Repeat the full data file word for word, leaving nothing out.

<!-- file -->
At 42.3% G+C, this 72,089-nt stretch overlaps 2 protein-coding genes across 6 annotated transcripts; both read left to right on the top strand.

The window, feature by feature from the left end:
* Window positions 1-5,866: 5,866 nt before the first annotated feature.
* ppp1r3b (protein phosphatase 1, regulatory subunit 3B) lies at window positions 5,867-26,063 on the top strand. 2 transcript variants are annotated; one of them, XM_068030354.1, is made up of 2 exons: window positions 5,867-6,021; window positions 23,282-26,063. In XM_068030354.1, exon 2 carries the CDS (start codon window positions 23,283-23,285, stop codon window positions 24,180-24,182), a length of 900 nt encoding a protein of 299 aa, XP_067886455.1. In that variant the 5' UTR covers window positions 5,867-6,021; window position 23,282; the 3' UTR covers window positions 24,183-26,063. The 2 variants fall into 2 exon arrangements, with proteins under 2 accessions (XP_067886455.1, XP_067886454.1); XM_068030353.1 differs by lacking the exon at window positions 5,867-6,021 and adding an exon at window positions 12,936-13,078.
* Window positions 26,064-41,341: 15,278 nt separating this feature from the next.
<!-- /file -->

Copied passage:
At 42.3% G+C, this 72,089-nt stretch overlaps 2 protein-coding genes across 6 annotated transcripts; both read left to right on the top strand.

The window, feature by feature from the left end:
* Window positions 1-5,866: 5,866 nt before the first annotated feature.
* ppp1r3b (protein phosphatase 1, regulatory subunit 3B) lies at window positions 5,867-26,063 on the top strand. 2 transcript variants are annotated; one of them, XM_068030354.1, is made up of 2 exons: window positions 5,867-6,021; window positions 23,282-26,063. In XM_068030354.1, exon 2 carries the CDS (start codon window positions 23,283-23,285, stop codon window positions 24,180-24,182), a length of 900 nt encoding a protein of 299 aa, XP_067886455.1. In that variant the 5' UTR covers window positions 5,867-6,021; window position 23,282; the 3' UTR covers window positions 24,183-26,063. The 2 variants fall into 2 exon arrangements, with proteins under 2 accessions (XP_067886455.1, XP_067886454.1); XM_068030353.1 differs by lacking the exon at window positions 5,867-6,021 and adding an exon at window positions 12,936-13,078.
* Window positions 26,064-41,341: 15,278 nt separating this feature from the next.